Equifax, which yesterday announced a truly enormous breach, will not require affected consumers to forfeit their right to join a class action lawsuit against the company in order to receive credit protection. The company clarified the forced arbitration clause in its terms of service after outcry by consumer advocates, including New York Attorney General Eric Schneiderman, who called the requirement “unacceptable and unenforceable.”
The company added the following to its FAQ for the TrustedID Premier program it is offering to those affected by the breach:
In other words, if you use the service, any dispute regarding the service itself (e.g. the protections fail to work) would be forced into arbitration — but legal action relating specifically to the breach is not affected. I’ve contacted Equifax for more specifics, but their press office is likely being bombarded right now so it may be a while before they respond.
If you want to be extra sure you won’t be bound by the arbitration clause, you can opt out by writing a snail mail letter to the company:
Timely written notice of opt out must be delivered to Equifax Consumer Services LLC, Attn.: Arbitration Opt-Out, P.O. Box 105496, Atlanta, GA 30348, and must include Your name, address, and Equifax User ID, as well as a clear statement that You do not wish to resolve disputes with Equifax through arbitration.
Don’t worry, you don’t get put on some kind of list. “Opting out of the arbitration provision will have no adverse effect on your relationship with Equifax or the delivery of Products to You by Equifax.”
Note: I am not a lawyer or financial advisor. Equifax may change these terms or interpret them differently (which is why I asked for more information). If you are at all unsure about this, wait and see and take actions of your own, such as notifying your bank, getting a free credit report and watching for suspicious transactions.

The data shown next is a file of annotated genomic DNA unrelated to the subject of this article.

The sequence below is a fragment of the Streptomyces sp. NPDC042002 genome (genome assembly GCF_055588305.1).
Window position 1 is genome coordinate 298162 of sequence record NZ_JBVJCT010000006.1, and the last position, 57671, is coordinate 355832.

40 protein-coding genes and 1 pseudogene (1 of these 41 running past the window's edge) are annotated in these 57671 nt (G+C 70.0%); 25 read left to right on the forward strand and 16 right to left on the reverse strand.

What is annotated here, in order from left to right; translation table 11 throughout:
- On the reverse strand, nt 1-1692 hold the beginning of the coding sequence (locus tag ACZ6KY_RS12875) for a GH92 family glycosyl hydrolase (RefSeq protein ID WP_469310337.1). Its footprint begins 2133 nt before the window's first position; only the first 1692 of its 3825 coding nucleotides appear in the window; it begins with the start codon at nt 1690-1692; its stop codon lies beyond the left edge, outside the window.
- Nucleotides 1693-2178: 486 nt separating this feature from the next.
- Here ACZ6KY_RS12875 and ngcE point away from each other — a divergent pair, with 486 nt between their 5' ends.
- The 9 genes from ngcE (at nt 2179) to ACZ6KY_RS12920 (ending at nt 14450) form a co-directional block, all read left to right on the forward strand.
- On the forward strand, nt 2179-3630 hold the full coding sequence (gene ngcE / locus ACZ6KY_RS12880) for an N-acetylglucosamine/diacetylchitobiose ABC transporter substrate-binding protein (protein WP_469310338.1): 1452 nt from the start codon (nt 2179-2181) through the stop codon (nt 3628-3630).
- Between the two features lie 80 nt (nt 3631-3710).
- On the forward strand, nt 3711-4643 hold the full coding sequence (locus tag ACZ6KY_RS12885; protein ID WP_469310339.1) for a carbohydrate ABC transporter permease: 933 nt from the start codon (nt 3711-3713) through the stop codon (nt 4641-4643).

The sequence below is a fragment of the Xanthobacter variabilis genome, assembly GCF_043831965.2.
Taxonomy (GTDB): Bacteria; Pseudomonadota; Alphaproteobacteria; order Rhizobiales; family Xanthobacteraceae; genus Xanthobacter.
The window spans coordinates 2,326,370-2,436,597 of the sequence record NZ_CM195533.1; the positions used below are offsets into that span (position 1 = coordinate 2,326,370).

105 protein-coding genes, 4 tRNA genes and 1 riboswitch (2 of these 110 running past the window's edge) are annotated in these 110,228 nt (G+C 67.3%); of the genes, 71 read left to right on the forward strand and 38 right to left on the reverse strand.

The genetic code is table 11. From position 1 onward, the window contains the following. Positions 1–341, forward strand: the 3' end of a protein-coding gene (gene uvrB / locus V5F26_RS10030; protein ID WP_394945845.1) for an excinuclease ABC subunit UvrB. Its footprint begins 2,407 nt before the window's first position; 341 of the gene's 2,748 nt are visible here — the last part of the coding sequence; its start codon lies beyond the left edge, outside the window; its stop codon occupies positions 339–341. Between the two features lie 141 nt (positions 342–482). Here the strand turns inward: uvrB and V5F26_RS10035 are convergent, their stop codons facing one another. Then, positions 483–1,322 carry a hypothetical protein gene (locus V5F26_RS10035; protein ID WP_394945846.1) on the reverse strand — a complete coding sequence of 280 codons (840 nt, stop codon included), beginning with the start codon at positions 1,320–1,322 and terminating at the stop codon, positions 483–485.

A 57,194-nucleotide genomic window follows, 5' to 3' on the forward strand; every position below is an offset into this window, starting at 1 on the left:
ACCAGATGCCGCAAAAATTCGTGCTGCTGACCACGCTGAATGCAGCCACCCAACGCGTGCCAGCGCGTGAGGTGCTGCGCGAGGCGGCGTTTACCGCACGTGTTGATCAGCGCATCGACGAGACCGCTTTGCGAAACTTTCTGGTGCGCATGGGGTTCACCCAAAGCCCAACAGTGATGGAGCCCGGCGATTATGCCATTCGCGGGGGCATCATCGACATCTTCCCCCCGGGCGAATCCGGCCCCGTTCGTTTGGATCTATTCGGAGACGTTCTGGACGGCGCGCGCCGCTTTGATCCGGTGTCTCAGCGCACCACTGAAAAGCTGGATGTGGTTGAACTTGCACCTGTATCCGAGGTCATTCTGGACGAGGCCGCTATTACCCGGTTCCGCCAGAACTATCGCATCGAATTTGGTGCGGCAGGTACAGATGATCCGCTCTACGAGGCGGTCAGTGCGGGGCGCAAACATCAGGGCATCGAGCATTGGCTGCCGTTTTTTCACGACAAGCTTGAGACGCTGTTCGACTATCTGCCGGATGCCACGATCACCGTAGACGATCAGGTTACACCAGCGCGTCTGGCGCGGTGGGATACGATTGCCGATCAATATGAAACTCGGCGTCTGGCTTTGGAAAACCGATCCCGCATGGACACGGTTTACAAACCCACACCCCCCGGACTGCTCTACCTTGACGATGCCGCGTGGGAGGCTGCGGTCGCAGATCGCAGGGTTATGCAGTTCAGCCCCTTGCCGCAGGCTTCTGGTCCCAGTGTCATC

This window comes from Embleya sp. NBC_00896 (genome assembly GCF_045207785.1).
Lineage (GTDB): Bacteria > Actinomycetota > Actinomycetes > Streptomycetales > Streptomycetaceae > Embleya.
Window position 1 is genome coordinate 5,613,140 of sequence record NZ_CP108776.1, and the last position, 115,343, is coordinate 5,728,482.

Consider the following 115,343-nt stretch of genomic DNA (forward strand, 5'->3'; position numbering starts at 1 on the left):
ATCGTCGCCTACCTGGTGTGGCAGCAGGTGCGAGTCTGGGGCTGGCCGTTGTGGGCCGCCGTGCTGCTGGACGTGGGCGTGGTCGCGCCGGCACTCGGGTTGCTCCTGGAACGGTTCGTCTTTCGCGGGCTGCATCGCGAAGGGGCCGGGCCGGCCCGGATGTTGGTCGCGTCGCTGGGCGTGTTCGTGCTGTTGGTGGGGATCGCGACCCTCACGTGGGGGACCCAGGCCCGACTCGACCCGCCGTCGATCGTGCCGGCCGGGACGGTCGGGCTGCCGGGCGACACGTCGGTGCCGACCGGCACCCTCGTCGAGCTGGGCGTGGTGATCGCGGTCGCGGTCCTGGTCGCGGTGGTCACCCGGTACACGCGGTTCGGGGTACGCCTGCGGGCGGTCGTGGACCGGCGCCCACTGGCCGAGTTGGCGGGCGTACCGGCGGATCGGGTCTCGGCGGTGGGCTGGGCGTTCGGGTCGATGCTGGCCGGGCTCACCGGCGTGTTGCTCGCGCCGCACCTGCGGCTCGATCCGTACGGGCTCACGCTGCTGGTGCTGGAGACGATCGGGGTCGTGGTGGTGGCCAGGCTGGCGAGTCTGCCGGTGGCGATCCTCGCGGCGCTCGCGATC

In the meantime, you may not even be missing out on much: a recent GAO investigation of these kinds of services found that “companies often offer consumers affected by a data breach complimentary identity theft services for reasons other than mitigating the risk of identity theft, such as avoiding liability or complying with state law.” And last week several members of the Committee on Energy and Commerce asked for a closer look at “whether private-sector and government entities have converged on suboptimal solutions for providing protection for consumers and whether better solutions ought to be pursued.”
The terms read in part:
By consenting to submit Your Claims to arbitration, You will be forfeiting Your right to bring or participate in any class action (whether as a named plaintiff or a class member) or to share in any class action awards, including class claims where a class has not yet been certified, even if the facts and circumstances upon which the Claims are based already occurred or existed.
Such forced arbitration clauses are common in service agreements, and have been held up repeatedly in court.
Instead of using the court system, consumers would have to take complaints or damages through an arbitration system under terms dictated by the company. Arbitration agreements may limit consumers’ ability to appeal, under what jurisdiction negotiations would take place, whether the process is public or secret, and so on. It’s possible that the process may be faster and simpler in some cases, but one cedes an immense amount of control to the company — which it is certain to exert for its own benefit.
There was no indication in the terms of service that this particular clause would apply only to certain disputes, and people naturally perceived it as an opportunistic attempt by the company to inoculate itself against legal action.
Featured Image: REUTERS/Dado Ruvic